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Riverkeeper Swims In, Cares For Hudson

OSSINING, N.Y. – Paul Gallay, president of Riverkeeper, fights battles to keep the Hudson River clean and accessible, and he enjoys the river too, often wading into the waters for a cool swim.

"It's what I grew up with," said Gallay, referring to his access to swimming, fishing and boating. Gallay grew up in Thornwood, near the Kensico Reservoir, and would often bike through the woods to go fishing in the Saw Mill River.

As president of the Ossining-based Riverkeeper environmental protection group for one year, Gallay has worked to make the organization more accessible and connected to local communities. He has also taken on battles to shut down the Indian Point nuclear power plant, to keep a dock in Poughkeepsie open to the public, and to get General Electric to clean up polychlorinated biphenyl pollution, which is known to cause cancer and other illnesses.

"I just want to play a role in making sure that laws are enforced and that corners are not cut just to save a buck," said Gallay, who has 25 years of experience in environmental activism and a law degree from Columbia Law School.

The Riverkeeper organization has joined forces with the State of New York and the Clearwater environmental organization to challenge Indian's Point license to use water from the Hudson River as part of their nuclear reactor cooling system. Without the state water permit, it will be impossible for the two nuclear reactors -- Indian Point 2 and 3 -- to qualify for federal relicensing.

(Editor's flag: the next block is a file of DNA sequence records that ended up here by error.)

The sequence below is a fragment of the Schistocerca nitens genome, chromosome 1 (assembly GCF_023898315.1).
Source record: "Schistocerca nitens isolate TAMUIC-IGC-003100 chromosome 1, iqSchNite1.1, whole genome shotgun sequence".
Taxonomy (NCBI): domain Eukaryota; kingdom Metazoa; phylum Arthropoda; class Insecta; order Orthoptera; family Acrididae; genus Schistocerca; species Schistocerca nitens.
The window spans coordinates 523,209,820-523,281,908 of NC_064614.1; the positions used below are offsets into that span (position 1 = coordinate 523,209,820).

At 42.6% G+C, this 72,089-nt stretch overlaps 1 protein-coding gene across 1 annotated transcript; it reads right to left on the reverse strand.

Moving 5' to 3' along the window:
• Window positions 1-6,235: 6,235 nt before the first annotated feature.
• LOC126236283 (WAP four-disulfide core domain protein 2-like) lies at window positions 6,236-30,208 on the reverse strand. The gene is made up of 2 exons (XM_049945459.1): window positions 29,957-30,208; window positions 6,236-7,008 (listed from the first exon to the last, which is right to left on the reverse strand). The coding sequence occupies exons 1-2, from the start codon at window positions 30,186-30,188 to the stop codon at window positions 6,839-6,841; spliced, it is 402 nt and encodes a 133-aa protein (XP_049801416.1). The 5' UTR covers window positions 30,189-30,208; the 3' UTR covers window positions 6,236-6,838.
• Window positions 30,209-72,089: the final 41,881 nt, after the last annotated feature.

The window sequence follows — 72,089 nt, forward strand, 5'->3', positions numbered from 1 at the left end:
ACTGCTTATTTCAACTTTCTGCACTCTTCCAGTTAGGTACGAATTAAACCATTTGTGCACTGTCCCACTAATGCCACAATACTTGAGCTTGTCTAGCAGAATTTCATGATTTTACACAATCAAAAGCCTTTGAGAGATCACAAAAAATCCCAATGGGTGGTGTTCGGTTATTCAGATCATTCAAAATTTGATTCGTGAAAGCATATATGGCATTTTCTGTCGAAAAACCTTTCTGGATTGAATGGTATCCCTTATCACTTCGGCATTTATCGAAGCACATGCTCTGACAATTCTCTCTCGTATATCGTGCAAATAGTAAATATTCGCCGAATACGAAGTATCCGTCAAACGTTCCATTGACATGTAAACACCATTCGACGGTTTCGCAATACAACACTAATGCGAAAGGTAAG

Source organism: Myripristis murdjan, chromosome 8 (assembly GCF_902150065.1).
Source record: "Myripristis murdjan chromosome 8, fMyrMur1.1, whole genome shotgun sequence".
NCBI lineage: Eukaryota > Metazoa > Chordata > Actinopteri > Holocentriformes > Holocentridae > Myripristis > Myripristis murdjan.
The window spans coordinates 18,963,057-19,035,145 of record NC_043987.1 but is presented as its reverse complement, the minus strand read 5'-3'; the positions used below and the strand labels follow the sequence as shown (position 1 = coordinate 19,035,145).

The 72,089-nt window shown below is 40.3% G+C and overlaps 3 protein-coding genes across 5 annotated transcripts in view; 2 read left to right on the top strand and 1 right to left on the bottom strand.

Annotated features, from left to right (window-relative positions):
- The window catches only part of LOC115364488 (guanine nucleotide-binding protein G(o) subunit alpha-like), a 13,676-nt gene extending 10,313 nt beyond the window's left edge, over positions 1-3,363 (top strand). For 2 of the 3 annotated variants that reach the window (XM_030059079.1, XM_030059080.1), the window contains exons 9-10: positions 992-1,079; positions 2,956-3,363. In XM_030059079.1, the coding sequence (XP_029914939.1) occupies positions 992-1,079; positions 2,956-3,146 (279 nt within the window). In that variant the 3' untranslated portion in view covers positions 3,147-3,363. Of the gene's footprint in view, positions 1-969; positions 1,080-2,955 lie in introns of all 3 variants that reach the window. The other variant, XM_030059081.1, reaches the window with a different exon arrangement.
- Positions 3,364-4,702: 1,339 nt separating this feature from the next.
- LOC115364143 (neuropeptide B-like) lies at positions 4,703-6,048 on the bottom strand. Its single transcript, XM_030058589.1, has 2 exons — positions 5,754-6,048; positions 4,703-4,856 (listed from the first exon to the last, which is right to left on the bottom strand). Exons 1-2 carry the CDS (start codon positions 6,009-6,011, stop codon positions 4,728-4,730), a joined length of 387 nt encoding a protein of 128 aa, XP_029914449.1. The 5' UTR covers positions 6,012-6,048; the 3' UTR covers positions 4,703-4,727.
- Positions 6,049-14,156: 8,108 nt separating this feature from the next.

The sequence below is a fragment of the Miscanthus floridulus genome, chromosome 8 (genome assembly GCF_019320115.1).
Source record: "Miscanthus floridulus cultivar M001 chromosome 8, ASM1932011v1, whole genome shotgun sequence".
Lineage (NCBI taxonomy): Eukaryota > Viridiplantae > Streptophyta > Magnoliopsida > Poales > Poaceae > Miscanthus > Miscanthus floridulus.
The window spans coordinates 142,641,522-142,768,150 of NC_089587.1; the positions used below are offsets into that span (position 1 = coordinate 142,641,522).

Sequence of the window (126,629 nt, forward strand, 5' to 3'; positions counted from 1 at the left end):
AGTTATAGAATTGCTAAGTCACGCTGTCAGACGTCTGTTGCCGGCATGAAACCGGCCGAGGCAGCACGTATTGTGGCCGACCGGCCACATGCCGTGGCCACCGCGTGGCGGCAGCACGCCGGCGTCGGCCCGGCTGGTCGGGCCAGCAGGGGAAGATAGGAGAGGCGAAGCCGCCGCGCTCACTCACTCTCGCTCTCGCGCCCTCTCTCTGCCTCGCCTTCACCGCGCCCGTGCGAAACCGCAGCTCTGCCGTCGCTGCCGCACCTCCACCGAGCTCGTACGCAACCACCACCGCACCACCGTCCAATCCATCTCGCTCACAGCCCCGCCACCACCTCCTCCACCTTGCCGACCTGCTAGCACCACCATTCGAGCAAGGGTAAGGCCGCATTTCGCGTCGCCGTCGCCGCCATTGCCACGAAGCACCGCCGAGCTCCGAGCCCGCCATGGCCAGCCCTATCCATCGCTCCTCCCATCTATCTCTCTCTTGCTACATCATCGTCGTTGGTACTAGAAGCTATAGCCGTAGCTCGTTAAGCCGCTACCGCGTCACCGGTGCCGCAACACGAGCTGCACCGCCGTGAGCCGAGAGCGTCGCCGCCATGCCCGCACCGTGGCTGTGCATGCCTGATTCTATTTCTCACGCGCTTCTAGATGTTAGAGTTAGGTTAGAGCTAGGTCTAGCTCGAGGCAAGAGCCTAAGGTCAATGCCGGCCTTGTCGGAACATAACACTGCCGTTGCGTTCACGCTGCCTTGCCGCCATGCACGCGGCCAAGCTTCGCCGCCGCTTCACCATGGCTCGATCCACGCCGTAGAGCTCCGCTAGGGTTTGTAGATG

"Every day Indian Point strip mines 2.5 billion gallons of water from the Hudson River and discharges it back into the river hotter and completely devoid of life," Gallay said. "It kills a billion fish and other river creatures every year."

Officials at Indian Point dispute the plants' impact on fish and river creatures.

The two reactors at Indian Point have been active for 36 and 38 years respectively, but each was originally meant to be active for only 40 years, Gallay said. The nuclear plant authorities want to extend each reactor's life for another 20 years. Entergy, the owner of Indian Point, is seeking to relicense its plants, whose operating permits expire in 2013 and 2015.

"I think the chances of Indian Point getting its license again are zero," Gallay said. "Too many people understand that this plant is an accident waiting to happen."

About two months ago, Riverkeeper also took on a fight to try to keep Poughkeepsie's only public dock from being privatized.

The issue has riled up residents so much that the local Poughkeepsie Journal newspaper gets close to 90 comments in response to articles about the dock.

"This is a fight we needed to take on because public access to the river is key to our communities wanting to protect the river," Gallay said.

When not fighting to keep the Hudson River clean, Gallay, who lives in Ossining, swims in the river, but he knows not to go in the river immediately after a rain storm.

"We sample the Hudson every month for bacteria and post the information on our website," Gallay said.

Rain water brings bacteria into the Hudson which can cause stomach illness and infections to cuts, Gallay explained. Though Ossining fails its Hudson River water bacterial-level tests only 10 percent of the time, for safety reasons its better to wait until a few days after rain before swimming in the river.

"Our goal is for people to know when it's safe to swim," Gallay said.

Do you swim or fish in the Hudson River? Share your experiences below or join on Facebook .

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